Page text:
A healthy dose of charity

Healing: Yoga teachers, massage therapists and integrative breathing instructors donate time to help bring such services to cancer patients.

January 21, 2002|By Jamie Smith Hopkins | Jamie Smith Hopkins,SUN STAFF

Gina Fortunato spent an hour yesterday breathing in deeply and letting go, an exercise in relaxation, self-transformation, inspiration.

Oh, and fund raising.

Appreciating the idea of doing good while helping themselves, dozens of people arrived for yoga classes, massage appointments and "integrative breathing" sessions at seven sites throughout the Baltimore area for the HealingAthon, a new charity event.

The money participants paid for their moments of me-time will fund similar services for cancer patients, organizers said.

"My dream is to have the world do this - practitioners worldwide," said Eileen Katz, an integrative breathing instructor and yoga teacher from Rodgers Forge who pulled the event together in two months. She hopes to make it an annual event.

The result was nothing like typical charity "-a-thons" that ask for feats of stamina and muscle exertion. Participants were urged to release tension. "Be at peace with yourself" was the mantra of the day.

"It's a little less challenging than running 10 miles," said Baltimore resident Janine Holc, 40, jokingly.

She and 10 others spent an hour of gentle stretches and slow movements in a sunshine-filled room of the Midtown Yoga Center on East Preston Street.

"Allow your eyes to close for a moment," said instructor Sheron McGuire. "In-hale," she instructed them in measured tones, "aaaand ex-hale."

Breathing - beyond the involuntary in-and-out - was an integral part of the day.

At the Inspiration Community in Owings Mills, men and women sat in a circle on the purple-carpeted floor as Jessica Dibb told them how conscious breathing could help them feel happier, confront deep problems, even connect with the world.

"Allow the breath to guide you, because it will," said Dibb, director of the Inspiration Community. "The breath is literally your life force."

Fortunato, 29, of Roland Park, settled near a window with a pillow and closed her eyes, finding a rhythm of breathing in - and in, and in - and then letting the used air go, gently. She's done this before. It makes her feel united, body, mind and soul.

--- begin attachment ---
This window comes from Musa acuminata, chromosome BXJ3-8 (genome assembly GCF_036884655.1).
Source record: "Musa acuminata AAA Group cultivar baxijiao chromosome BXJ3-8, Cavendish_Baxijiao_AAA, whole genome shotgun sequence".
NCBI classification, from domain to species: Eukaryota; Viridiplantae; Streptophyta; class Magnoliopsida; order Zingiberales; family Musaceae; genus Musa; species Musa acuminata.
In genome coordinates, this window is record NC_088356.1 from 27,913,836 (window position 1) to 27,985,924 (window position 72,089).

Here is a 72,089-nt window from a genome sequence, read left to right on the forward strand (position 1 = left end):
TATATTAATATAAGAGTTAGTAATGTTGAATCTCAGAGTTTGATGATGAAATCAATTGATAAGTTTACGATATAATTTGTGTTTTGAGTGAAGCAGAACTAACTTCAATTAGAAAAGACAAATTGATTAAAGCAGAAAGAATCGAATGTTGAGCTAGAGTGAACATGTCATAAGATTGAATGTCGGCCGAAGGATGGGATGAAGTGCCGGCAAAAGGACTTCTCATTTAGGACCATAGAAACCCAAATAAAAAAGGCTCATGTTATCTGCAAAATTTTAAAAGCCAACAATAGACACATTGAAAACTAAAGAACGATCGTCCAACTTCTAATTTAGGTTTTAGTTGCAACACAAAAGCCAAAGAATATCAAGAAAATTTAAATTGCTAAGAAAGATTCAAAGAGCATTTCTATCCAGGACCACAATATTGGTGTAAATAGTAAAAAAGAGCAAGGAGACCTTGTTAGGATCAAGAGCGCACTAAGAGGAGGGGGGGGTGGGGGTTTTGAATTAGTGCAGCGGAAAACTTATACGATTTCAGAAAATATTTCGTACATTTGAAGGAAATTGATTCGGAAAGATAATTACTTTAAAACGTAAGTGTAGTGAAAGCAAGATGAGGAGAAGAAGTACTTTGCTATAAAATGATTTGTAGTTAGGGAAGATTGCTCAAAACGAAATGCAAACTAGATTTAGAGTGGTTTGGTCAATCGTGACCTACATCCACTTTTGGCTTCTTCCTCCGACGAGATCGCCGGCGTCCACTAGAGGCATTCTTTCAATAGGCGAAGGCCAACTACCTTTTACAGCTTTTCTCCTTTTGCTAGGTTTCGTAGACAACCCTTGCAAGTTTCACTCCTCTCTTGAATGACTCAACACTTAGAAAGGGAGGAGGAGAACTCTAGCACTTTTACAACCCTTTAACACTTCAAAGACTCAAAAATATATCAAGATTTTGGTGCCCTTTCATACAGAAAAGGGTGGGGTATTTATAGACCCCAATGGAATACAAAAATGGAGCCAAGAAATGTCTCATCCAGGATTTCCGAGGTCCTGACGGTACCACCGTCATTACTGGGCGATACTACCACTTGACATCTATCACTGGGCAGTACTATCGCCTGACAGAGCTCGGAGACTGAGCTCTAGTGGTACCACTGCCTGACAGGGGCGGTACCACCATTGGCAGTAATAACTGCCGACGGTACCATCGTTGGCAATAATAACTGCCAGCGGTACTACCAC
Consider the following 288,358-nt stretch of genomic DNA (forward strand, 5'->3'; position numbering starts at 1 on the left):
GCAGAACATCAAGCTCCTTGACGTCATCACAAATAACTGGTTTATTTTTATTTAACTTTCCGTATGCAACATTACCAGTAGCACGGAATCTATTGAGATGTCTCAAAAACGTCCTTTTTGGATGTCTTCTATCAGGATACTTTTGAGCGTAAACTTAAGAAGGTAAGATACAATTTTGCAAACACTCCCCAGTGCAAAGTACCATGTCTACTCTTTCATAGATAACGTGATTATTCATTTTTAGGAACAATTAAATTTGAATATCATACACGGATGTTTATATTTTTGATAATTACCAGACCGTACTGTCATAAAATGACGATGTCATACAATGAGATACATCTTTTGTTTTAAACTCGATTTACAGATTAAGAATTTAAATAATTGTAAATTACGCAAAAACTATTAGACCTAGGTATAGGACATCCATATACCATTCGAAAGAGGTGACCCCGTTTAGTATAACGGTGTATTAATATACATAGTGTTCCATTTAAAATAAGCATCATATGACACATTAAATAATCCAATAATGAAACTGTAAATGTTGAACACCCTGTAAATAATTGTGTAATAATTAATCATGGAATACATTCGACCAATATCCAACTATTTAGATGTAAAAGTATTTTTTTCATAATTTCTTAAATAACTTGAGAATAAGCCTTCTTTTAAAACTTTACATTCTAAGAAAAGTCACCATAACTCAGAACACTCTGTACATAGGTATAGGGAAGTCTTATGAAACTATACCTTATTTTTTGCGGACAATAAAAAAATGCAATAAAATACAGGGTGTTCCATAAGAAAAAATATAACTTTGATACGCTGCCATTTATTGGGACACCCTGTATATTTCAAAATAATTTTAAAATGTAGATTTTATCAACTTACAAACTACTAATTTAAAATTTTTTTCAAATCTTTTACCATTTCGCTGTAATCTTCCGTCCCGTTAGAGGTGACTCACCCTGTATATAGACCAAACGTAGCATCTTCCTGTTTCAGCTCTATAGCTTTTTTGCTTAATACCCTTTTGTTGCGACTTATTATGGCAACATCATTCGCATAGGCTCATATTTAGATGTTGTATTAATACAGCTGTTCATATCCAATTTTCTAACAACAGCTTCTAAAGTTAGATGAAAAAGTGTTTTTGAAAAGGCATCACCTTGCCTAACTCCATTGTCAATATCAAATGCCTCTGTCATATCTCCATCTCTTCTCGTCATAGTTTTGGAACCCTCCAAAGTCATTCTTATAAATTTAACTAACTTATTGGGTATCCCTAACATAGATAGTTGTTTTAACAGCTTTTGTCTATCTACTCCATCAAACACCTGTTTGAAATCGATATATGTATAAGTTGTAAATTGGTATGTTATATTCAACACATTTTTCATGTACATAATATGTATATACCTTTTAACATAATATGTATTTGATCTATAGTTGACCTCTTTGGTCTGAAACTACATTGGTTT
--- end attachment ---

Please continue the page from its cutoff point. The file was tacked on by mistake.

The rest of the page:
"This is just a place where I go for myself," Fortunato said.

Ellicott City resident Mary Peitz, 48, showed up for yoga yesterday partly for herself and partly for the cause: She's a breast cancer survivor.

A friend from Baltimore called her and said: "We have to do this." So yesterday morning they drove through slushy streets to LifeBridge Health & Fitness in Pikesville for a class led by Katz.

Later at McGuire's yoga session, barefoot students stretched, surrounded by the subtle scent of incense. They moved from pose to pose (starfish: spine down, chin tucked to throat) and finished the afternoon session by lying quietly on their backs as violin music washed over them.

Instructors who volunteered time yesterday said they feel healthier since finding these "complementary" approaches to well-being. Stan Andrzejewski, who owns three yoga centers in Maryland, is less stressed now. Kim Manfredi, co-owner of Midtown Yoga, regained flexibility and sensation after breaking her back.

Katz thinks men and women suffering from illnesses can benefit from stretching, breathing fully and being massaged instead of being hurt.

"When people are going through something like cancer, they are probed and prodded and they end up in many cases not liking their body very much - they feel like their body has failed them," she said.

Organizers have yet to count how much money was raised, but Katz said the proceeds would go to Susan G. Komen Breast Cancer Foundation, the Wellness Community and the Inspiration Community's Breast Cancer Clearinghouse.

Mindful of that, McGuire released her class with a reflection: "Take a moment to acknowledge everything you just felt within yourself - and how, in this hour, you've also helped countless other people."

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